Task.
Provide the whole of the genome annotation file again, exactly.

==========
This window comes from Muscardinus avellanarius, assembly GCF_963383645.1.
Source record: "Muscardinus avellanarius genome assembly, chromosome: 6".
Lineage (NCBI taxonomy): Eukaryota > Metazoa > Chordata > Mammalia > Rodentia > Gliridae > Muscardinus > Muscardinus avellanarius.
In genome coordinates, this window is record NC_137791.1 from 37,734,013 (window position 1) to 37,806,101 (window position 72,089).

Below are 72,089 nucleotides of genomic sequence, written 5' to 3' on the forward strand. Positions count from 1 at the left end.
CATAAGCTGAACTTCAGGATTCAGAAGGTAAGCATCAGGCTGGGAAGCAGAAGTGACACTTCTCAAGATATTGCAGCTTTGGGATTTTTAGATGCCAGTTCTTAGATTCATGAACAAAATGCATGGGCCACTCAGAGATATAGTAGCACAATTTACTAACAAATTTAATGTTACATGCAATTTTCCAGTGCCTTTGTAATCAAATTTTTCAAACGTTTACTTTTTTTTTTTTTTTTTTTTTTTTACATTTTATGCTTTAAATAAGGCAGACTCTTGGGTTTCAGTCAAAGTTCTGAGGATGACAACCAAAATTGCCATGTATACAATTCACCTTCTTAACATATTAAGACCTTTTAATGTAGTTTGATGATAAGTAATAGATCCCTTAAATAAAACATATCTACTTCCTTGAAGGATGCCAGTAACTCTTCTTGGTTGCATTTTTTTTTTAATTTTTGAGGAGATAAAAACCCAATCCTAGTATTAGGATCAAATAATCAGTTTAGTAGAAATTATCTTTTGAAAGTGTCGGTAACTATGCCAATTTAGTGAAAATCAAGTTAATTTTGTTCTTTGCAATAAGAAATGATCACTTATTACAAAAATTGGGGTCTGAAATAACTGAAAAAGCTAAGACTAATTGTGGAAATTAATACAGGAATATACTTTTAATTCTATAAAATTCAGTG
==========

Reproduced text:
This window comes from Muscardinus avellanarius, assembly GCF_963383645.1.
Source record: "Muscardinus avellanarius genome assembly, chromosome: 6".
Lineage (NCBI taxonomy): Eukaryota > Metazoa > Chordata > Mammalia > Rodentia > Gliridae > Muscardinus > Muscardinus avellanarius.
In genome coordinates, this window is record NC_137791.1 from 37,734,013 (window position 1) to 37,806,101 (window position 72,089).

Below are 72,089 nucleotides of genomic sequence, written 5' to 3' on the forward strand. Positions count from 1 at the left end.
CATAAGCTGAACTTCAGGATTCAGAAGGTAAGCATCAGGCTGGGAAGCAGAAGTGACACTTCTCAAGATATTGCAGCTTTGGGATTTTTAGATGCCAGTTCTTAGATTCATGAACAAAATGCATGGGCCACTCAGAGATATAGTAGCACAATTTACTAACAAATTTAATGTTACATGCAATTTTCCAGTGCCTTTGTAATCAAATTTTTCAAACGTTTACTTTTTTTTTTTTTTTTTTTTTTTTACATTTTATGCTTTAAATAAGGCAGACTCTTGGGTTTCAGTCAAAGTTCTGAGGATGACAACCAAAATTGCCATGTATACAATTCACCTTCTTAACATATTAAGACCTTTTAATGTAGTTTGATGATAAGTAATAGATCCCTTAAATAAAACATATCTACTTCCTTGAAGGATGCCAGTAACTCTTCTTGGTTGCATTTTTTTTTTAATTTTTGAGGAGATAAAAACCCAATCCTAGTATTAGGATCAAATAATCAGTTTAGTAGAAATTATCTTTTGAAAGTGTCGGTAACTATGCCAATTTAGTGAAAATCAAGTTAATTTTGTTCTTTGCAATAAGAAATGATCACTTATTACAAAAATTGGGGTCTGAAATAACTGAAAAAGCTAAGACTAATTGTGGAAATTAATACAGGAATATACTTTTAATTCTATAAAATTCAGTG